Acting Chief Justice Raymond Zondo will hand over the first of three state capture inquiry reports to President Cyril Ramaphosa on Tuesday afternoon after the South Gauteng High Court struck from the roll Democracy In Action’s bid to interdict the ceremony. Picture: Doctor Ngcobo/African News Agency (ANA) Archives
Acting Chief Justice Raymond Zondo will hand over the first of three state capture inquiry reports to President Cyril Ramaphosa on Tuesday afternoon after the South Gauteng High Court struck from the roll Democracy In Action’s bid to interdict the ceremony. Picture: Doctor Ngcobo/African News Agency (ANA) Archives

Court bid to stop handing over of State Capture report fails

By Loyiso Sidimba Time of article published Jan 4, 2022

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Gauteng - The South Gauteng High Court has struck from the roll Democracy in Action’s (DIA’s) urgent application to stop Acting Chief Justice Raymond Zondo from handing over the state capture inquiry’s first report to President Cyril Ramaphosa.

The non-profit and civil society organisation had approached the high court in an urgent bid to halt the handover of the commission of inquiry into state capture’s first of three reports to Ramaphosa which is scheduled for Tuesday afternoon.

Judge Avrielle Maier-Frawley undertook to provide reasons for her order no later than Monday, January 10.

She said she had hoped to provide reasons for such an order but was unable to conclude due to the exigency of the urgent court.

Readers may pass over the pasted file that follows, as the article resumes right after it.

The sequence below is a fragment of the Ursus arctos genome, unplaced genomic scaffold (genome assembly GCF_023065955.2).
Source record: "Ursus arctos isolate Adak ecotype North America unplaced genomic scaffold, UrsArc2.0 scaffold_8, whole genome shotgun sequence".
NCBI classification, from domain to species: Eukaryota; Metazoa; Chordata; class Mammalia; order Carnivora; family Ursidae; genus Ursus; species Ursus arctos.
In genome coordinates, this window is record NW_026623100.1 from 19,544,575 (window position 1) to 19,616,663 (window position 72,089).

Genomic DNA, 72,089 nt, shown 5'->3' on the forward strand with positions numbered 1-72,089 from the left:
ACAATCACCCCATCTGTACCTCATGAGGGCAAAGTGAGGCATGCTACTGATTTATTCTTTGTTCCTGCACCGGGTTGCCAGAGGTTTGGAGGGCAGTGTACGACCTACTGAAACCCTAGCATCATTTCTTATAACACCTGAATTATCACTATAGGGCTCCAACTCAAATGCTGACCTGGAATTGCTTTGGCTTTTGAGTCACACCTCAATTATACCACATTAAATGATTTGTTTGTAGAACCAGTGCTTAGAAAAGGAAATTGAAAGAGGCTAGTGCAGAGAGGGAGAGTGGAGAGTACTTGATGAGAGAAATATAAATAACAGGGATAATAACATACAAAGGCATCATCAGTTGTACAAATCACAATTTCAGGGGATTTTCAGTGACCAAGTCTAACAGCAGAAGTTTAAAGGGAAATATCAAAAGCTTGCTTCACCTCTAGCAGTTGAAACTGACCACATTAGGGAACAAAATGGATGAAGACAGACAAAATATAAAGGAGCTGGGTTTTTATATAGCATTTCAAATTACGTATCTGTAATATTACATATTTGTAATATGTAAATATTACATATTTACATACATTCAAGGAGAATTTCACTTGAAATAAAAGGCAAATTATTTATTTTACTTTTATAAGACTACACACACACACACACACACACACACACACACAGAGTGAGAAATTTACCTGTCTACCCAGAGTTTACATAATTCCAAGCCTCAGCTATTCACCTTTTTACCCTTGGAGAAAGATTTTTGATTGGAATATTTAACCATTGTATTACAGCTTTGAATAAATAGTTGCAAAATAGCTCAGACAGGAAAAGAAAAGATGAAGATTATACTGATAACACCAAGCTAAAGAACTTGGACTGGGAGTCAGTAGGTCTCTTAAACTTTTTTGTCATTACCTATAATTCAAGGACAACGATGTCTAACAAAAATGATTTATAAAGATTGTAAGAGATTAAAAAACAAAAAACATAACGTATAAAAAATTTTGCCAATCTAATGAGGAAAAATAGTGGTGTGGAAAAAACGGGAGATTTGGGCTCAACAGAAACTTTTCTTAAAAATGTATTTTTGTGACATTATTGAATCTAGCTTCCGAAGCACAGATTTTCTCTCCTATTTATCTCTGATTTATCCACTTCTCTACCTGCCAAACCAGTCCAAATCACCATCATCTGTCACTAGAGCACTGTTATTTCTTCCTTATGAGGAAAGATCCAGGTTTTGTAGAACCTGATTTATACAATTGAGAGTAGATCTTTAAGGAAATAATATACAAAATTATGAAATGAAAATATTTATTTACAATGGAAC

”The application instituted by the applicant is struck from the roll with costs for self-created urgency,” Judge Maier-Frawley ruled.

She further added that DIA had failed to adhere to the high court’s practice directives.

DIA wanted Justice Zondo to release the report to Deputy President David Mabuza, alternatively to Public Protector Busisiwe Mkhwebane, who will release it and act on its recommendations.

The organisation argued that Ramaphosa was implicated by several witnesses who gave evidence before the commission, including former Transnet and erstwhile Eskom chief executive Brian Molefe, who accused the president of abusing his position as his predecessor Jacob Zuma’s deputy to benefit mining giant Glencore.

However, during Tuesday’s hearing, Advocate Timothy Bruinders SC, representing Ramaphosa and Mabuza, argued for DIA’s application to be struck from the roll for lack of urgency.

Advocate Tembeka Ngcukaitobi, representing the commission, said the urgency was self-created and asked Judge Avrielle Maier-Frawley to strike the application from the roll with costs.

Ngcukaitobi argued that DIA’s application was reckless and frivolous.

In the DIA’s application, its chairperson, businessman Thabo Mtsweni, told the court that Ramaphosa was the head of the ANC’s deployment committee and played a role in the appointment of some of the leaders of state-owned enterprises accused of being central to state capture.

”The third respondent (Ramaphosa) was the leader of government business as a deputy president and on the inter-ministerial committee of Eskom war room, which is central to the state capture commission,” Mtsweni said.

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Political Bureau

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